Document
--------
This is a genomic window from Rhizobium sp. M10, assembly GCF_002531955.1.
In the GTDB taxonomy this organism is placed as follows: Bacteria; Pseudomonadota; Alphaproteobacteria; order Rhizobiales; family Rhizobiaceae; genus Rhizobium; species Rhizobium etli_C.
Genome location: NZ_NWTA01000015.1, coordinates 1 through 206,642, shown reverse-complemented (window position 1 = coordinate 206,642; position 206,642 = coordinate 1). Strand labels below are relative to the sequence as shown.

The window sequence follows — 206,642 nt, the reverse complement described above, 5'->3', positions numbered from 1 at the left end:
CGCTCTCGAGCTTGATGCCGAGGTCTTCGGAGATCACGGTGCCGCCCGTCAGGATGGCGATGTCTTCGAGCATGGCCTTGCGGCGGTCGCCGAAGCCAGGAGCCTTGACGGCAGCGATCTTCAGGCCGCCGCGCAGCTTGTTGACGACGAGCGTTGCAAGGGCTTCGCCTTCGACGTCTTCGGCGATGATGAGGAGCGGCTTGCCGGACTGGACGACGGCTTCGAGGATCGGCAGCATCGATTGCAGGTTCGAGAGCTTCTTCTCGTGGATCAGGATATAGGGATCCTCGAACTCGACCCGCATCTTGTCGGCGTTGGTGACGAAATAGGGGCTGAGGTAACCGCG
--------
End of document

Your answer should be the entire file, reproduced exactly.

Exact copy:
This is a genomic window from Rhizobium sp. M10, assembly GCF_002531955.1.
In the GTDB taxonomy this organism is placed as follows: Bacteria; Pseudomonadota; Alphaproteobacteria; order Rhizobiales; family Rhizobiaceae; genus Rhizobium; species Rhizobium etli_C.
Genome location: NZ_NWTA01000015.1, coordinates 1 through 206,642, shown reverse-complemented (window position 1 = coordinate 206,642; position 206,642 = coordinate 1). Strand labels below are relative to the sequence as shown.

The window sequence follows — 206,642 nt, the reverse complement described above, 5'->3', positions numbered from 1 at the left end:
CGCTCTCGAGCTTGATGCCGAGGTCTTCGGAGATCACGGTGCCGCCCGTCAGGATGGCGATGTCTTCGAGCATGGCCTTGCGGCGGTCGCCGAAGCCAGGAGCCTTGACGGCAGCGATCTTCAGGCCGCCGCGCAGCTTGTTGACGACGAGCGTTGCAAGGGCTTCGCCTTCGACGTCTTCGGCGATGATGAGGAGCGGCTTGCCGGACTGGACGACGGCTTCGAGGATCGGCAGCATCGATTGCAGGTTCGAGAGCTTCTTCTCGTGGATCAGGATATAGGGATCCTCGAACTCGACCCGCATCTTGTCGGCGTTGGTGACGAAATAGGGGCTGAGGTAACCGCG